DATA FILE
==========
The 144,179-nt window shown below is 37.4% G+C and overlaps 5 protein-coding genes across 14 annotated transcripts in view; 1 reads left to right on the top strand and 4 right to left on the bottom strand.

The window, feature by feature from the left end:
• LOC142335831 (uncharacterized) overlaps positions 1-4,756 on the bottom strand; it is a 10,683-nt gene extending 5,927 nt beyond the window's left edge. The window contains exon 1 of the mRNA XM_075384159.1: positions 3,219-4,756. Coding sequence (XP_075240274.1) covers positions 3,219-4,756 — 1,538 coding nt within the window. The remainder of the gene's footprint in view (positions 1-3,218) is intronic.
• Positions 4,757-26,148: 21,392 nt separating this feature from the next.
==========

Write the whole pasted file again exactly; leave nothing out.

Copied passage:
The 144,179-nt window shown below is 37.4% G+C and overlaps 5 protein-coding genes across 14 annotated transcripts in view; 1 reads left to right on the top strand and 4 right to left on the bottom strand.

The window, feature by feature from the left end:
• LOC142335831 (uncharacterized) overlaps positions 1-4,756 on the bottom strand; it is a 10,683-nt gene extending 5,927 nt beyond the window's left edge. The window contains exon 1 of the mRNA XM_075384159.1: positions 3,219-4,756. Coding sequence (XP_075240274.1) covers positions 3,219-4,756 — 1,538 coding nt within the window. The remainder of the gene's footprint in view (positions 1-3,218) is intronic.
• Positions 4,757-26,148: 21,392 nt separating this feature from the next.